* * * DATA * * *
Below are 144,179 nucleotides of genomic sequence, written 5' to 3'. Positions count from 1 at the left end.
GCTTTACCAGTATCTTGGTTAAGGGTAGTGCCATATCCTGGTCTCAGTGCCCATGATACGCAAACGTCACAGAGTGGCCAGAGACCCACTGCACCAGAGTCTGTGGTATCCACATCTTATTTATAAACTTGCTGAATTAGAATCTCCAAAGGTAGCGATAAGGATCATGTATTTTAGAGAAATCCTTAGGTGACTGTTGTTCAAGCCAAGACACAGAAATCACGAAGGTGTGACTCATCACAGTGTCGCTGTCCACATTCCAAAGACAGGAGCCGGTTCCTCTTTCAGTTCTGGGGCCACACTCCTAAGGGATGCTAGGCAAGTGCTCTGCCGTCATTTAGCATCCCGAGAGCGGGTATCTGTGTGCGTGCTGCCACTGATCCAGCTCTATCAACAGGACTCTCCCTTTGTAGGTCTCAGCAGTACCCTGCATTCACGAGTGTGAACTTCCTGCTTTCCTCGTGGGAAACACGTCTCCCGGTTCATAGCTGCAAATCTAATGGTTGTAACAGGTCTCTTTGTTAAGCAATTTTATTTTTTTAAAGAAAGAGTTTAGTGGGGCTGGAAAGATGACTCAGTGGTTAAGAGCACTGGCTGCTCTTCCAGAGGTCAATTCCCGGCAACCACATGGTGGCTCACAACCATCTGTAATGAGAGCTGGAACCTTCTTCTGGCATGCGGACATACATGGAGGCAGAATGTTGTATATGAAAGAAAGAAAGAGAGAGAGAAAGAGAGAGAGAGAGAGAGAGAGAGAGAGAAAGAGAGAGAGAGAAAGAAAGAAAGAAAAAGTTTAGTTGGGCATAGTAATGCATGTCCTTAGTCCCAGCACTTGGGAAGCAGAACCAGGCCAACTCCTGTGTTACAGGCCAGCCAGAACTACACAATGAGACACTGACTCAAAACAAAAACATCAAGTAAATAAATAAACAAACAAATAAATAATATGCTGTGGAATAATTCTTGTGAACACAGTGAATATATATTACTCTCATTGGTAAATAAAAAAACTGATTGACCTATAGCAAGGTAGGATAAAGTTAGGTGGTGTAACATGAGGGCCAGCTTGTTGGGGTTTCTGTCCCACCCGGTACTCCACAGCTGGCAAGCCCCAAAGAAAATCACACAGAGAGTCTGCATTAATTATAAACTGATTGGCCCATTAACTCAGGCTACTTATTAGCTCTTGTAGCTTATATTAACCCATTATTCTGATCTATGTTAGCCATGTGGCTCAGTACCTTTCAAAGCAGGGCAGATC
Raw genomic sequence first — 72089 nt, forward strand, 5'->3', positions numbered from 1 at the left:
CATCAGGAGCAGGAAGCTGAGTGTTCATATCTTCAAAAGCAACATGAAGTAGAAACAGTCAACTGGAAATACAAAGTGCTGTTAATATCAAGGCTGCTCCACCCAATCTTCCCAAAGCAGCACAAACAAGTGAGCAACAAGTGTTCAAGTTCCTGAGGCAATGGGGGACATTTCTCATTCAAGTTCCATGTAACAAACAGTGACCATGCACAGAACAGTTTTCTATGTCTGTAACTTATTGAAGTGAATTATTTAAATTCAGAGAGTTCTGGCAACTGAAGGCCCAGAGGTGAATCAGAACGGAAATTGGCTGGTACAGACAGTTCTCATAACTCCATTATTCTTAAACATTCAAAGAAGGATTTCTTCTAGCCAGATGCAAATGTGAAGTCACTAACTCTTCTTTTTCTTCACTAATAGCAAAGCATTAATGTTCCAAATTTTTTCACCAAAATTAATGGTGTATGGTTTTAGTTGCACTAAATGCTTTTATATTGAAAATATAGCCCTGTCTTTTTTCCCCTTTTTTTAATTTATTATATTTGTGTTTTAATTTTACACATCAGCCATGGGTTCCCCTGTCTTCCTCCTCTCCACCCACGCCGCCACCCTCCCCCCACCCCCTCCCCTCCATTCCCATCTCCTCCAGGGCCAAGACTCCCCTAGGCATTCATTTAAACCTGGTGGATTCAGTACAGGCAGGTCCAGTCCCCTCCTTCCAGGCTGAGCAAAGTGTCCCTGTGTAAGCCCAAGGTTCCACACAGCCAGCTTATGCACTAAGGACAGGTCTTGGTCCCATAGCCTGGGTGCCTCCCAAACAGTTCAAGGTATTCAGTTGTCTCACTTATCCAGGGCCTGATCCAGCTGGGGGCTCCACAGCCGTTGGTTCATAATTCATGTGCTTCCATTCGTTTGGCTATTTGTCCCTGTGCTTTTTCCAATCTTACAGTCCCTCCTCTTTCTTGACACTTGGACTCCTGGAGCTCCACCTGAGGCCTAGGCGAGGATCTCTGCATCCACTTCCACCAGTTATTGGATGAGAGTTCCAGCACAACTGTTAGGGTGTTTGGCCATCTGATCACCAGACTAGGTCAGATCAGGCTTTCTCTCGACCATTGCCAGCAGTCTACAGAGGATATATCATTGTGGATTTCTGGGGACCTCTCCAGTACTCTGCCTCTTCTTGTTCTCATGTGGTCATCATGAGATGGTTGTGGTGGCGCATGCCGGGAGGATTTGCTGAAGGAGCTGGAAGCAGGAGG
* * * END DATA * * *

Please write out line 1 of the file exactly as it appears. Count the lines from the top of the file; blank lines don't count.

Below are 144,179 nucleotides of genomic sequence, written 5' to 3'. Positions count from 1 at the left end.